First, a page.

Ho-nee-um trail in the fall
Kline, Virginia; Brown, Charles E.
[Indian legends and stories about Ho-nee-um Pond], pp. 2-6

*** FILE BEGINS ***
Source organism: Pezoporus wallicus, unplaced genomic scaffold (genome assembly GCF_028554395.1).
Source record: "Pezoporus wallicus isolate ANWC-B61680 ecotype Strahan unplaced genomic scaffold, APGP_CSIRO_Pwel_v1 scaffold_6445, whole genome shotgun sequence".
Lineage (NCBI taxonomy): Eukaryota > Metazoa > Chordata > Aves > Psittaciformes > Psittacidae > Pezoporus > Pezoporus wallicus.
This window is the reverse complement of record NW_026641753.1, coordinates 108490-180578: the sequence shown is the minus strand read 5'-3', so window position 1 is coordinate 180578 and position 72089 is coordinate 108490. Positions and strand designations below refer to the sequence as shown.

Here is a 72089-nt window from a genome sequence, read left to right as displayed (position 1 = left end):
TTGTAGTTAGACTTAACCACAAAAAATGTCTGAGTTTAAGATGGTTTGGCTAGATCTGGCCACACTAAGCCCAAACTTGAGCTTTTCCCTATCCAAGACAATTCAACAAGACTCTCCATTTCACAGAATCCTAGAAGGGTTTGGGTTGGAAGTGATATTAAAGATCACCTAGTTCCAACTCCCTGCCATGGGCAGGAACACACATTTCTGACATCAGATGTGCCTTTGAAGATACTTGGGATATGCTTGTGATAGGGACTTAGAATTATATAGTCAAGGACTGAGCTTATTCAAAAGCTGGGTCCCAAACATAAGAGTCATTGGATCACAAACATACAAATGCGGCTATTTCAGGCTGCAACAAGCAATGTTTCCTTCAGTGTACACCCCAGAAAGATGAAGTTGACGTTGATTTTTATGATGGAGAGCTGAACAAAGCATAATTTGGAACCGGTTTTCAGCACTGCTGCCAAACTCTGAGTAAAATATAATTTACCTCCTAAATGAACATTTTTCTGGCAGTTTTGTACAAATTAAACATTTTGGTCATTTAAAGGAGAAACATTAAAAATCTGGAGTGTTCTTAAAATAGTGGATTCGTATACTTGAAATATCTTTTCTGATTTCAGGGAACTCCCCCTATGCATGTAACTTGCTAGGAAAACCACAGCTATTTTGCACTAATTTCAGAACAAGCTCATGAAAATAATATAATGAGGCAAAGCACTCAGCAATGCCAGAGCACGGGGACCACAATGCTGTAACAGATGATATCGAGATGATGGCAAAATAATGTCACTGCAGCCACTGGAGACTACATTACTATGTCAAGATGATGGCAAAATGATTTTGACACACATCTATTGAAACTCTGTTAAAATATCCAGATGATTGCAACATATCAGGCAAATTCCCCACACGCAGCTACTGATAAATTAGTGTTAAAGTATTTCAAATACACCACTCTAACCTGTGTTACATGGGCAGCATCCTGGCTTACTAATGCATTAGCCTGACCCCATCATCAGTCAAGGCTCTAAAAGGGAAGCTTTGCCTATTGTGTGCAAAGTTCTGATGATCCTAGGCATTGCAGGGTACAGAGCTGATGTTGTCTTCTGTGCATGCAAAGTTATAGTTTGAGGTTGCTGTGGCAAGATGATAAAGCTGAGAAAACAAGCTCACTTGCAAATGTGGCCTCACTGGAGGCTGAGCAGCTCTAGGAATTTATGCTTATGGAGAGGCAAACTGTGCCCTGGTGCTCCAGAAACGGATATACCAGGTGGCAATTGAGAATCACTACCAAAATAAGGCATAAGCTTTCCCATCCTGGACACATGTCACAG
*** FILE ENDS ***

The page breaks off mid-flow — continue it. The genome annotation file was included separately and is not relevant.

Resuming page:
berries, roots of wild plants, and maple syrup. Foods requiring cooking were placed in bark or clay containers and heated by repeatedly adding hot stones. Skins of animals provided clothing and shelter, the sinews a strong sewing and binding material. The skin of the neck of the snapping turtle made the best bowstring. Cattail leaves were woven into mats used in wigwam building and the fluff from the cattail seed heads was used for dressings and cradle board padding. (One of the first disposable diapers?) Fibers from nettle plants were made into fish nets. Basswood trunks made dugout canoes. Wood for bows and arrows was ash or hickory. While he made use of nature's bounty in such ingenious ways, the Indian showed a reverence for things in nature and was a true conservationist. His attitude toward protecting the pure water of the tribal spring illustrates this as does the Indian tradition that land is not owned by the members here today but is held in trust to be used, cared for, and passed on to future generations. 3
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